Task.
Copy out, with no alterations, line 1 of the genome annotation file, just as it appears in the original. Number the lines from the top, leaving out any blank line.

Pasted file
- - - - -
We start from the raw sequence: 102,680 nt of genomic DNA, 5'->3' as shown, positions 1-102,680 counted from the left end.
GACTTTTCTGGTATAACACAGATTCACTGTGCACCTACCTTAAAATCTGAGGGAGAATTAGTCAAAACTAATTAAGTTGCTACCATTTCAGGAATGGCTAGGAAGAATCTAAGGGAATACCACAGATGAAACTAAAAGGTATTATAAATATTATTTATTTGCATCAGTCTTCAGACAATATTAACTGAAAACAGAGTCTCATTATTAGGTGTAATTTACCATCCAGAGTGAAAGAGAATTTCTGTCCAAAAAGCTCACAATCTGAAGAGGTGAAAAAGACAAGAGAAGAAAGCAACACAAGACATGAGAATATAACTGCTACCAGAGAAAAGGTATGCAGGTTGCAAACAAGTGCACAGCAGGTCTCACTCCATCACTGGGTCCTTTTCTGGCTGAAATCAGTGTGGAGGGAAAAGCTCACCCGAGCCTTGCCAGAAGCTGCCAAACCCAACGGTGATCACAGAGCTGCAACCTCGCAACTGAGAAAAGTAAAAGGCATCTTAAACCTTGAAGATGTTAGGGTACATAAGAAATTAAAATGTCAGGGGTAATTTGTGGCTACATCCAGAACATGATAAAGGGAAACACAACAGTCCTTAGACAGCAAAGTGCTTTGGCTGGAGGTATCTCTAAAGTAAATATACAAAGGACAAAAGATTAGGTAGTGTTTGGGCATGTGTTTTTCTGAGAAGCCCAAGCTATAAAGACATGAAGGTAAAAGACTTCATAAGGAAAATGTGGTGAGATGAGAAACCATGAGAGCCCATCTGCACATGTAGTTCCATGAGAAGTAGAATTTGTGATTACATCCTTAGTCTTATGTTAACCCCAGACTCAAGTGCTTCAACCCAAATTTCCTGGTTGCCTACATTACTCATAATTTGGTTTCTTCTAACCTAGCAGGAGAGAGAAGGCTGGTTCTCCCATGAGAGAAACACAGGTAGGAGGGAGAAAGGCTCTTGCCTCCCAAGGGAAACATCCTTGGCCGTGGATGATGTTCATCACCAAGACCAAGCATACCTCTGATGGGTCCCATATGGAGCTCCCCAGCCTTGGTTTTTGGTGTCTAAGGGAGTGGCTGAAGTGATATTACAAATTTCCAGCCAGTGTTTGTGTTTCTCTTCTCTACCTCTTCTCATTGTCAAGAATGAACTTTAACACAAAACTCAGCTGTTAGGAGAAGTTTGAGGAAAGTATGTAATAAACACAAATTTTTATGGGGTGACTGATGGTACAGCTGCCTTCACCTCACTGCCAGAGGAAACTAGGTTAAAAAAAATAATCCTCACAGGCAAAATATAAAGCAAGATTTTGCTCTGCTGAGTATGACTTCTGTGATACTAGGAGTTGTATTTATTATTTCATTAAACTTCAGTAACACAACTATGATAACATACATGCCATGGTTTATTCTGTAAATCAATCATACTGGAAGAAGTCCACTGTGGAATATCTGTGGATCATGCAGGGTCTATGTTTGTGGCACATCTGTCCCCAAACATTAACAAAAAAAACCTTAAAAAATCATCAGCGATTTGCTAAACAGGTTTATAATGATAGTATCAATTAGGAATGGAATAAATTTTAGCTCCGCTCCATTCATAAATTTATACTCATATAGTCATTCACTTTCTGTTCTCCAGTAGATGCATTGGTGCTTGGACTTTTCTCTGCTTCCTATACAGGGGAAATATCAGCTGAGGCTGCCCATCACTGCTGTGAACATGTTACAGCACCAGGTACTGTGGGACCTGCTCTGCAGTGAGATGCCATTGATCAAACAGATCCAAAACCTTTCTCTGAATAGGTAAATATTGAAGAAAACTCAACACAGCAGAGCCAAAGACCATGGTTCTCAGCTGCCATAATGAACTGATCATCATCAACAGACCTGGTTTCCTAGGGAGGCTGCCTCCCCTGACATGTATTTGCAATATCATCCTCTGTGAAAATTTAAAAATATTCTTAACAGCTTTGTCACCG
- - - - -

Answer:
We start from the raw sequence: 102,680 nt of genomic DNA, 5'->3' as shown, positions 1-102,680 counted from the left end.